Tips on Avoiding Common Exercise Injuries
In my last column, I talked about accidents at the gym. This week, we take a look at the three body parts most commonly injured during a workout.
Often, such injuries stem from poor posture, faulty technique, improper footwear, anatomical causes, and trying to do too much too soon.
To prevent an injury, it is important to develop and maintain muscle strength and joint mobility.
Correct muscle balance is as crucial as muscle strength, i.e. between one side of the body and the other, between one limb and the opposite limb, and between the various muscle groups that control a joint.
If the muscles controlling a joint are weak, then the joint will become unstable.
More than half the population suffers from lower back issues – most likely a result of bad posture.
If you sit slouched or round the upper back during the day, the upper back and shoulder muscles contract and become tight.
Since most people don’t stretch dynamically before a workout, when they attempt to do overhead shoulder presses standing up, the load goes onto the lower back.
A tight upper back restricts the arms from being able to extend properly, and the body compensates by arching the lower back to lift the weights.
Likewise, a full sit-up puts tremendous strain on the lower back. Many gym bunnies are misled into thinking that more sit-ups lead to stronger abdominal muscles.
According to Harvard Health Publishing, sit-ups push your curved spine against the floor and work your hip flexors, the muscles that run from the thighs to the lumbar vertebrae in the lower back.
When the hip flexors are too strong or too tight, they tug on the lower spine, which can create lower back discomfort.
Switch to doing planks instead and you’ll recruit more muscles in the process.
To prevent such injuries, stretch your upper back before commencing your workout.
An easy way to do this is by rounding the upper back with your hands clasped forward. Aim to move the shoulder blades apart.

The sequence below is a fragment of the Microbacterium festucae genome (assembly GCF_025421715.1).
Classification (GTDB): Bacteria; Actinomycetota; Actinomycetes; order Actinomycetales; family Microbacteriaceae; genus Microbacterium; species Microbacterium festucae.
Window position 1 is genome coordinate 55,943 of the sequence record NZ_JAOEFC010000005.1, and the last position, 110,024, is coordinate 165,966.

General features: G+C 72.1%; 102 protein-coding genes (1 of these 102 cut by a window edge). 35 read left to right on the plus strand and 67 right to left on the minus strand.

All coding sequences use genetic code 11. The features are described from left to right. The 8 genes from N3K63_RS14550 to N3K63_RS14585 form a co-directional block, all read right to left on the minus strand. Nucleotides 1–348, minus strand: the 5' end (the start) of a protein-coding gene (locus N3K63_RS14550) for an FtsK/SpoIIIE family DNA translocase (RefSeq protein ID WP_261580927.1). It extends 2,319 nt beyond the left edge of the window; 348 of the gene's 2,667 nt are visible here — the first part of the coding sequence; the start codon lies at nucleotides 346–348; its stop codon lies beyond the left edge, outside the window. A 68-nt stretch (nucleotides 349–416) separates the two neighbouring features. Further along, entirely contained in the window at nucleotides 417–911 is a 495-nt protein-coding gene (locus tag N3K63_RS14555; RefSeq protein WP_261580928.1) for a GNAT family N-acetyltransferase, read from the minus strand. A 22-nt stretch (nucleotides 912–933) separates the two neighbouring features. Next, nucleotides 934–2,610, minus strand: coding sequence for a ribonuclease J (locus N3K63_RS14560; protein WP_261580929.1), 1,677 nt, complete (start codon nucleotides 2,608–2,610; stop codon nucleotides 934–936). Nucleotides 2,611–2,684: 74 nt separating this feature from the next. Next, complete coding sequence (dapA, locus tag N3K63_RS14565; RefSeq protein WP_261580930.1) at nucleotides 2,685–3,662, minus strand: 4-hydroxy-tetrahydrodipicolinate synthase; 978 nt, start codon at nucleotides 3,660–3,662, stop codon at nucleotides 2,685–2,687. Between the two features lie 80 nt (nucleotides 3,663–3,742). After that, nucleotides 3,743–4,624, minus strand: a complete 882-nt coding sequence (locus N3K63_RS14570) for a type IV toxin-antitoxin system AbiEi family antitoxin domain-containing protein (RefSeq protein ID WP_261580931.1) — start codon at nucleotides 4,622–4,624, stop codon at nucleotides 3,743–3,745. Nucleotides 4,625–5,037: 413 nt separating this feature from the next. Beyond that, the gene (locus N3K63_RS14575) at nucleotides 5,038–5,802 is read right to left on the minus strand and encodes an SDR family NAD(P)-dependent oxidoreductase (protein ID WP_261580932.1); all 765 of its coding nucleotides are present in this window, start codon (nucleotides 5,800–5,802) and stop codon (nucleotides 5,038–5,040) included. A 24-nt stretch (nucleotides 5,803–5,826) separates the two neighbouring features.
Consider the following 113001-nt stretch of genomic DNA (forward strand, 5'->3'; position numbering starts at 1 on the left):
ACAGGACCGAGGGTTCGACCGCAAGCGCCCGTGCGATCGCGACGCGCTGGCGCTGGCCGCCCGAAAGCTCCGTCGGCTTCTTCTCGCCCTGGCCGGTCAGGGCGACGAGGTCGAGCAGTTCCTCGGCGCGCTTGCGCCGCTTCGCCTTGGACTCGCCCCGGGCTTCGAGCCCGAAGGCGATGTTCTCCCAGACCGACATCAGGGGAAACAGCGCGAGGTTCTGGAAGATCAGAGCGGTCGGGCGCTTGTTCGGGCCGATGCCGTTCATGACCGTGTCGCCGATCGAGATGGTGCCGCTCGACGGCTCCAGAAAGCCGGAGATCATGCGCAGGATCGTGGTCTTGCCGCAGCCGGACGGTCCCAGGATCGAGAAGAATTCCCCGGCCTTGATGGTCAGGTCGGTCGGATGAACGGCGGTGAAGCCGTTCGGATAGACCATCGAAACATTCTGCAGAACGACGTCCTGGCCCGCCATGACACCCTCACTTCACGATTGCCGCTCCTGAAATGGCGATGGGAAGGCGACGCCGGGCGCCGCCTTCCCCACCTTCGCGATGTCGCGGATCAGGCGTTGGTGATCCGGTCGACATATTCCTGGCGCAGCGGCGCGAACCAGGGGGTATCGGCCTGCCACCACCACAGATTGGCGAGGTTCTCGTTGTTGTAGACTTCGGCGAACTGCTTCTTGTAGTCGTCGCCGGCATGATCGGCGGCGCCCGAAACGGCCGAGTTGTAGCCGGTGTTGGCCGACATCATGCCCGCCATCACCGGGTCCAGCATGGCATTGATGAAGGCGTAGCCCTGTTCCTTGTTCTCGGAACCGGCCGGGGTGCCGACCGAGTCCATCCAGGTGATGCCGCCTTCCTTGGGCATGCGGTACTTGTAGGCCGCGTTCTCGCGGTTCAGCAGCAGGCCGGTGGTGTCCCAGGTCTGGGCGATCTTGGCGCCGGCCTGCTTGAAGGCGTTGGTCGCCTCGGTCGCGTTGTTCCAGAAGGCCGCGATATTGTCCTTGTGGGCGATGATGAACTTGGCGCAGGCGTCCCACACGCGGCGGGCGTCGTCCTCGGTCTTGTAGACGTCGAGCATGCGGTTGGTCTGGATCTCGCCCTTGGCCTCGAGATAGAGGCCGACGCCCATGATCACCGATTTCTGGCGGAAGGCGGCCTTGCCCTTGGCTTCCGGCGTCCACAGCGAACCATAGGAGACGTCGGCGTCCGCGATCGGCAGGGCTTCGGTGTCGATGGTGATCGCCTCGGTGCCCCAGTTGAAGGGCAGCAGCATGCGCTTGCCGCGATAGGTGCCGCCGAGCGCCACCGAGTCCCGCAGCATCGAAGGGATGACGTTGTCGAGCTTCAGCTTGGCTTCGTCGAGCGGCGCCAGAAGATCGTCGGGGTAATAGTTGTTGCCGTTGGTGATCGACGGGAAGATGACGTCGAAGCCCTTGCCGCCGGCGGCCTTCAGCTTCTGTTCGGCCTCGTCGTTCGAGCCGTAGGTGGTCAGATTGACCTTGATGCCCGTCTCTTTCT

To strengthen the upper back, lie face-up on the floor with your knees bent, tilt your pelvis and flatten your lower back on the floor. Try to lift your arms above your head, without letting a gap form between the floor and your lower back.
Or lie face-down, arms above the head. Leave the forehead and the rest of the body on the floor while trying to lift the arms off the floor.
Foot and ankle
The majority of us, especially the ones without fitness trackers, hardly take more than 1,000 steps during work hours.
The feet and toes are seldom worked, and suddenly switching from high heels to sports shoes can lead to all kinds of strains.
It’s not surprising that foot injuries can occur suddenly or over time if you wear the wrong footwear or have an underlying biomechanical problem.
Some of us over-pronate (your foot rolls inwards too much) or over-supinate (your foot rolls outwards too much), or have flat feet or certain foot conditions that put us at a higher risk of injury.
Working out on hard concrete or asphalt also worsens the problem.
Common problems include ankle sprains, which occur when the fibrous tissue of the ligament is stretched, and is accompanied by micro-tears within the ligament. In these micro-tears, a varying number of fibres are actually torn.
Other injuries are plantar fasciitis, Achilles tendinitis, anterior compartment syndrome (compression in the front of the ankle), lateral compression syndrome (compression at the side of the ankle) and bunions.
To prevent foot and ankle injuries, invest in proper shoes, and warm up the ankle, tarsus (group of small bones in the feet) and toes sufficiently before starting a workout.
Rotate the ankles, point and flex the feet, and do calf raises.
You can also sit on your heels with the toes extended, then curled – this gives the toe muscles a workout.
Knee pain affects people of all ages and abilities.
Squats are a favourite exercise to strengthen the knee joint, but it is important to observe form while doing them.
There is no ideal depth of how low you should go, but do squat until the thighs are parallel to the knee. If this feels comfortable, you can go even lower. Just make sure the knee doesn’t buckle inwards or jut out past the toes.
Bending your knees repeatedly or high impact exercises can irritate tissues in and around your kneecap.
Landing from a jump squat with straight knees, along with misalignment of the knees (i.e. bow legs or knock knees), are other contributing factors to knee pain.
Also, when the quadriceps (thigh muscles) and hamstrings are imbalanced, it leads to an unstable knee joint.
To prevent problems, instead of doing squats, perform lunges backward and forward. With lunges, your hip and ankle are bending together, stabilising and strengthening the knee.
Or begin with wall sits, an exercise that involves leaning against a wall with your knees at a 90 degree angle, upper body and lower back flat against the wall, and feet planted on the floor, toes relaxed.
You can hold it for a minute, two minutes, or however long you’re able to.
This isometric exercise strengthens the quadricep, hamstring and gluteal muscles.
A tight hamstring can also cause stress on the knees. Always stretch after a workout to reduce tightness and restore mobility.